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CRF Blog » Blog Archive » Interview of the Day: Raymond Carver

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Interview of the Day: Raymond Carver

by Bill Hayes

Wednesday, May 25, was the 73rd anniversary of the birth of Raymond Carver (1938–1988), the American writer of short stories and poetry. In 1983, Carver was interviewed by the Paris Review.

An except from that long interview:

INTERVIEWER: But what made you want to write?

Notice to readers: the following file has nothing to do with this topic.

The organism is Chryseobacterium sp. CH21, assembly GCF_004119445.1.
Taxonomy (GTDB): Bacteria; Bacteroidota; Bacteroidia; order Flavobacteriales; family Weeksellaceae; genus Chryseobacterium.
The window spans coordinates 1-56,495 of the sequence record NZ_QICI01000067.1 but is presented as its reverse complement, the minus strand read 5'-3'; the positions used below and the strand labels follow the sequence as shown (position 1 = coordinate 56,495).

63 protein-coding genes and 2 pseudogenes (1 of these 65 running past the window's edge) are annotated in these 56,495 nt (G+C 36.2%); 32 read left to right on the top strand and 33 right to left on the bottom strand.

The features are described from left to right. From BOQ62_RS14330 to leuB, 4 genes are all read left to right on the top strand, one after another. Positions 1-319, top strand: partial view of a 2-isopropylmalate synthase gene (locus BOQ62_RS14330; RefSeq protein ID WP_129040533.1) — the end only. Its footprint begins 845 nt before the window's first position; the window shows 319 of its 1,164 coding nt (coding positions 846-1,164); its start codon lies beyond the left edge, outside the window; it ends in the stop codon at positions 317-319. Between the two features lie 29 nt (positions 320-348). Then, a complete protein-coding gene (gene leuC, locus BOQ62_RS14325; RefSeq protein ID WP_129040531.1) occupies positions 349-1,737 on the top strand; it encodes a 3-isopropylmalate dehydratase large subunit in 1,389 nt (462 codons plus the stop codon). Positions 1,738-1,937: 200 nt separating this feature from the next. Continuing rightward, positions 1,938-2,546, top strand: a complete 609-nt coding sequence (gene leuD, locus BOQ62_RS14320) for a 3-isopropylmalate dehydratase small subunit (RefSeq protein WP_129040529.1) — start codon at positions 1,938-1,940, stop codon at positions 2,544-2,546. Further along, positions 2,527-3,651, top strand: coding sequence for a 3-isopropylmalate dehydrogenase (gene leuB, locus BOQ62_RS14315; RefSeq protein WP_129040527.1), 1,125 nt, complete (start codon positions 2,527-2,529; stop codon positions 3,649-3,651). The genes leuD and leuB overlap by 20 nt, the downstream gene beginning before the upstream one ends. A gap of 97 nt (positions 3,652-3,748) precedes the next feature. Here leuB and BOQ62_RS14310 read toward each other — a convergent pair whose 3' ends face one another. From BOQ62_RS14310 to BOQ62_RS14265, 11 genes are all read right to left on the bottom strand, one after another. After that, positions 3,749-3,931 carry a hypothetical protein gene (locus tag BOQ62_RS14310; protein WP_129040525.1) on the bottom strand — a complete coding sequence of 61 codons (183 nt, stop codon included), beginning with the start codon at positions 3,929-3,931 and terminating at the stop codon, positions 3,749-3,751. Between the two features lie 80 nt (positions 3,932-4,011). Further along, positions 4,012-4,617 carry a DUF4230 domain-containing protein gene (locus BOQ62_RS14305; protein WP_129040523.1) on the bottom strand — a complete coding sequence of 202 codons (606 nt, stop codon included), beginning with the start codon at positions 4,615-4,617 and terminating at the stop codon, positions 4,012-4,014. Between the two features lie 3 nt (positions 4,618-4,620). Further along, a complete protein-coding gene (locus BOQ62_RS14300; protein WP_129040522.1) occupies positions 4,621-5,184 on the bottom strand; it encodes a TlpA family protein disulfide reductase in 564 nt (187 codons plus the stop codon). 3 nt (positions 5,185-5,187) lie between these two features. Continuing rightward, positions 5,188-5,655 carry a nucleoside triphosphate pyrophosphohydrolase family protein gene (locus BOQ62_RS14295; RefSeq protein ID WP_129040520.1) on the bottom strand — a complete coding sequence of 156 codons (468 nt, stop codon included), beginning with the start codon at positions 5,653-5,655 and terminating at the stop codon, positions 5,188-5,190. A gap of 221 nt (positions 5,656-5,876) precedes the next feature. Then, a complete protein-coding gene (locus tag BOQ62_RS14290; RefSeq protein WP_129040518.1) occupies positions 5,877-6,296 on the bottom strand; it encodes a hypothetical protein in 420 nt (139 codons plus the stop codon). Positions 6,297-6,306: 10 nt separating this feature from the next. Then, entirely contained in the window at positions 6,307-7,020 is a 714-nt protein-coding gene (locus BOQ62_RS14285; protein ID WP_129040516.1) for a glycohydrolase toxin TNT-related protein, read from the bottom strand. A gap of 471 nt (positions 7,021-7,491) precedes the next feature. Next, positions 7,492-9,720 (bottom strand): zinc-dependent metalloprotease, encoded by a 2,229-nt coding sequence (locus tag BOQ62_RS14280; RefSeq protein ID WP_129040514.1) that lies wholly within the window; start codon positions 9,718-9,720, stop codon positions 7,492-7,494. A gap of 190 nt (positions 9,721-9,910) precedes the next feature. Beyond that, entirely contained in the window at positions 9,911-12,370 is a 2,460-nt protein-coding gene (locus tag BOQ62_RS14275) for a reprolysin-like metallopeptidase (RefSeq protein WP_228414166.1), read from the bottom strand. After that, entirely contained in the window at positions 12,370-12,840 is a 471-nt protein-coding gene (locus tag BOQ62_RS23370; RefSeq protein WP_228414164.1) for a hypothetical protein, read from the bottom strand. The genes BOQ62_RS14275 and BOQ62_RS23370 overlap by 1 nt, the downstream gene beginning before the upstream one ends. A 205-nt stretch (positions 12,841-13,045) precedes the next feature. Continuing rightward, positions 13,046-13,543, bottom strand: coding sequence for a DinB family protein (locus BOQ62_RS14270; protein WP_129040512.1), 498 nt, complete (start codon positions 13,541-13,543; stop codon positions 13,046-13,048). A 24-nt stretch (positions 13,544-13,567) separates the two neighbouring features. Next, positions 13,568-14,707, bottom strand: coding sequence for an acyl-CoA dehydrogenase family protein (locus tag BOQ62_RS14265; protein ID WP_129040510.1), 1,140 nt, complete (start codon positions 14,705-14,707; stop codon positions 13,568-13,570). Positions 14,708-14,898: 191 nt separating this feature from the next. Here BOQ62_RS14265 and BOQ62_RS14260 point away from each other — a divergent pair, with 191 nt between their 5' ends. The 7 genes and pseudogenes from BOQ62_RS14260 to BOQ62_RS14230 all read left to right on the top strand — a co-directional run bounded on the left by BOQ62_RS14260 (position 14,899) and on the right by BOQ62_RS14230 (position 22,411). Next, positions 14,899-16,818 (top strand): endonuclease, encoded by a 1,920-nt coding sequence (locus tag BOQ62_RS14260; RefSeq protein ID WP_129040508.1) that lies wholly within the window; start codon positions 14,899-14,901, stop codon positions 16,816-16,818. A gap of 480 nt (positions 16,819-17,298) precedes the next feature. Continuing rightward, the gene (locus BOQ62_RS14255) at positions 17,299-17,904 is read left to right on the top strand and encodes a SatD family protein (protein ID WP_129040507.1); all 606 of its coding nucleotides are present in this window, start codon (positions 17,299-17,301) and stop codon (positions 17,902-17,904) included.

CARVER: The only explanation I can give you is that my dad told me lots of stories about himself when he was a kid, and about his dad and his grandfather. His grandfather had fought in the Civil War. He fought for both sides! He was a turncoat. When the South began losing the war, he crossed over to the North and began fighting for the Union forces. My dad laughed when he told this story. He didn’t see anything wrong with it, and I guess I didn’t either. Anyway, my dad would tell me stories, anecdotes really, no moral to them, about tramping around in the woods, or else riding the rails and having to look out for railroad bulls. I loved his company and loved to listen to him tell me these stories. Once in a while he’d read something to me from what he was reading. Zane Grey westerns. These were the first real hardback books, outside of grade-school texts, and the Bible, that I’d ever seen. It wouldn’t happen very often, but now and again I’d see him lying on the bed of an evening and reading from Zane Grey. It seemed a very private act in a house and family that were not given to privacy. I realized that he had this private side to him, something I didn’t understand or know anything about, but something that found expression through this occasional reading. I was interested in that side of him and interested in the act itself. I’d ask him to read me what he was reading, and he’d oblige by just reading from wherever he happened to be in the book. After a while he’d say, “Junior, go do something else now.” Well, there were plenty of things to do. In those days, I went fishing in this creek that was not too far from our house. A little later, I started hunting ducks and geese and upland game. That’s what excited me in those days, hunting and fishing. That’s what made a dent in my emotional life, and that’s what I wanted to write about. My reading fare in those days, aside from an occasional historical novel or Mickey Spillane mystery, consisted of Sports Afield and Outdoor Life, and Field & Stream. I wrote a longish thing about the fish that got away, or the fish I caught, one or the other, and asked my mother if she would type it up for me. She couldn’t type, but she did go rent a typewriter, bless her heart, and between the two of us, we typed it up in some terrible fashion and sent it out. I remember there were two addresses on the masthead of the outdoors magazine; so we sent it to the office closest to us, to Boulder, Colorado, the circulation department. The piece came back, finally, but that was fine. It had gone out in the world, that manuscript—it had been places. Somebody had read it besides my mother, or so I hoped anyway. Then I saw an ad in Writer’s Digest. It was a photograph of a man, a successful author, obviously, testifying to something called the Palmer Institute of Authorship. That seemed like just the thing for me. There was a monthly payment plan involved. Twenty dollars down, ten or fifteen dollars a month for three years or thirty years, one of those things. There were weekly assignments with personal responses to the assignments. I stayed with it for a few months. Then, maybe I got bored; I stopped doing the work. My folks stopped making the payments. Pretty soon a letter arrived from the Palmer Institute telling me that if I paid them up in full, I could still get the certificate of completion. This seemed more than fair. Somehow I talked my folks into paying the rest of the money, and in due time I got the certificate and hung it up on my bedroom wall. But all through high school it was assumed that I’d graduate and go to work at the sawmill. For a long time I wanted to do the kind of work my dad did. He was going to ask his foreman at the mill to put me on after I graduated. So I worked at the mill for about six months. But I hated the work and knew from the first day I didn’t want to do that for the rest of my life. I worked long enough to save the money for a car, buy some clothes, and so I could move out and get married. [more]